• Collective efficacy refers to the linkage between, on the one hand, the degree of social cohesion in a neighborhood and the resultant trust and solidarity among residents, and on the other hand, residents willingness to engage in informal social control and intervention to maintain order 
    • Shared power of a group to influence maintenance of public order 
    • Neighbors can be weak ties who have a shared and mutual understanding and trust so if something goes wrong they will be there to clean it up 
      • Strong intimate bonds are NOT necessary for collective efficacy to flourish 
  • Propositions
    • First, all else constant, as concentrated disadvantage increases, collective efficacy decreases 
    • Second, as collective efficacy decreases, crime rates will increase
    • In another way, there is an inverse/neg relationship between concentrated disadvantage and collective efficacy 
    • Inverse or neg relationship between collective efficacy and crime rates 
    • When collective efficacy is low, then disorder/crime/violence will increase  
    • Neighborhood crime is a result of a lack of neighborhood control 
  • Testing the theory 
    • The project on human development in Chicago neighborhoods (PHDCN)
    • Data gathered by surveys and interviews – allowed them to get info on individuals in the neighborhoods 
    • Trying to show how characteristics of neighborhood independent of the individuals in them explain variation in crime rates 
      • Vital that the info on individuals are collected and controlled for (“all else is constant” → all factors that may influence crime are taken into consideration)  
    • 8,782 residents in 343 Chicago neighborhood clusters 
    • Collective efficacy = informal social control + social cohesion 
      • Informal social control → the questions were about 1) children skipping school and hanging out on a street corner 2) children spray painting graffiti 3) children showing disrespect to an adult 4) a fight broke out in front of their house and 5) the fire station closest to their house was threatened with budget cuts 
      • Social cohesion → respondents were asked about how strongly they agreed (on a five point scale) that “people around here are willing to help their neighbors” “this is a close knit neighborhood” “people in this neighborhood generally don’t get along with each other” and “people in this neighborhood do not share the same values”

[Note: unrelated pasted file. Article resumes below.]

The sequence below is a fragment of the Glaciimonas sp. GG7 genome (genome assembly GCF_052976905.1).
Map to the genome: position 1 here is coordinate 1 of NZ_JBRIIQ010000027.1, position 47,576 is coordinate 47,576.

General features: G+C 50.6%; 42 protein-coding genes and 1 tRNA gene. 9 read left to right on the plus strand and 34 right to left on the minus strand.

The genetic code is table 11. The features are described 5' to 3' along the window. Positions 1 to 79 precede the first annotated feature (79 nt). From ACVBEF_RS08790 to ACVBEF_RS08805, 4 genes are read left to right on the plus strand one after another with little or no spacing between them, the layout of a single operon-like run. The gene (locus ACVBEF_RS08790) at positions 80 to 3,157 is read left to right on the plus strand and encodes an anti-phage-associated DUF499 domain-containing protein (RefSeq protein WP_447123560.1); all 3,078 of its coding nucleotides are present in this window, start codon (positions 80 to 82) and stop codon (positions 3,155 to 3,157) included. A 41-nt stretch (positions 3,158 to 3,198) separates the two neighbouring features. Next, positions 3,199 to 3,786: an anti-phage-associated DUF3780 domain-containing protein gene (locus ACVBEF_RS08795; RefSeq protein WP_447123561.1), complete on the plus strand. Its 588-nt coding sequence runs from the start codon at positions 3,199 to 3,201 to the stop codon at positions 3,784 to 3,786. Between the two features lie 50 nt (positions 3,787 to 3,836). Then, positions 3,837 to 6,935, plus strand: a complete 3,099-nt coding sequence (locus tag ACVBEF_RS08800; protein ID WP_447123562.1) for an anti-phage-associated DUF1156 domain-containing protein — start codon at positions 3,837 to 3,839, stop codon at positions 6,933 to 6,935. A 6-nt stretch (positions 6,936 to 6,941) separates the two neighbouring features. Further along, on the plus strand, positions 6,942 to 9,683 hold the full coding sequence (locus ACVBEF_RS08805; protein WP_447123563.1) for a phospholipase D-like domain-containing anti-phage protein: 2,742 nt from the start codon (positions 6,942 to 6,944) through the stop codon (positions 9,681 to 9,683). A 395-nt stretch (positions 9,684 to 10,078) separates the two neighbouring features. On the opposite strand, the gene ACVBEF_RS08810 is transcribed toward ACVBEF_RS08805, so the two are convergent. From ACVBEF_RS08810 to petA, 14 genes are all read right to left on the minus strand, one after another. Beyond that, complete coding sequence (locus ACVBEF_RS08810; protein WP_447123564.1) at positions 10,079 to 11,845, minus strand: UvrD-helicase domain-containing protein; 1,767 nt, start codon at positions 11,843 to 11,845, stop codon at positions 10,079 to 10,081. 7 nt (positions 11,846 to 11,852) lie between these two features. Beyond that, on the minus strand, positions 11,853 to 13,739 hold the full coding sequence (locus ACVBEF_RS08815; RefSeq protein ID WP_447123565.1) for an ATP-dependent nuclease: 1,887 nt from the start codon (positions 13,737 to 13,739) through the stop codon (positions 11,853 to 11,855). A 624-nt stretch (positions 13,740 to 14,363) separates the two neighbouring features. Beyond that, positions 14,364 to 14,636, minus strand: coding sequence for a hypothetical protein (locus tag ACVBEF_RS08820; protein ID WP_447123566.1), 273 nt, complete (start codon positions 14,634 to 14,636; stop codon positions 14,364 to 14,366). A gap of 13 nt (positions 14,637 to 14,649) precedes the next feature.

• Results: found that concentrated disadvantage and residential stability explains 70% of the variance in collective efficacy which in turn explains a large degree of neighborhood violence 
      • Theory seems to be correct! Gets a lot of support from this test. 
      • As poverty and residential instability went up, collective efficacy went down and as c.e. Went down, crime rates went up 
    • Motivational theory! 
    • Concentrated disadvantage is a social force. Collective efficacy was measured with questions about perception – psychological thoughts in the brain. – social forces influence social perceptions which influence crime rates 
  • Lack of generality!! → only shown to be true in 1995 chicago 
    • Admit that it was limited 😛 
    • Subsequent work does expand the generality, though 
  • Generality 
    • “our analysis was limited also to one city and did not go beyond its official boundaries into a wider region” 
    • Collective efficacy and crime over time: 
      • Sampson shows that the neighborhoods that saw falling poverty and rising collective efficacy between 1996 and 06 saw the sharpest decrease in homicide – the homicide rate fell from 6.2 per 100,000 in 1996 to 1.3 per 100,000 in 2006. Those in the opposite condition – rising poverty and falling collective efficacy- still saw falling hom rates. But the decline was much flatter – the hom rate falling from 6.3 per 100k to 5.2 per 100k over a decade
    • Collective efficacy and crime across place 
      • In 2004, sampson and wikstrom shows that rates of violence are significantly predicted by low collective efficacy in both chicago and stockholm, sweden. 
      • C.e. works as an explanatory concept cross nationally in diff cities with vastly diff makeups and history – this shows that c.e. Is a power GENERAL theoretical concept that can describe variation in crime rates across groups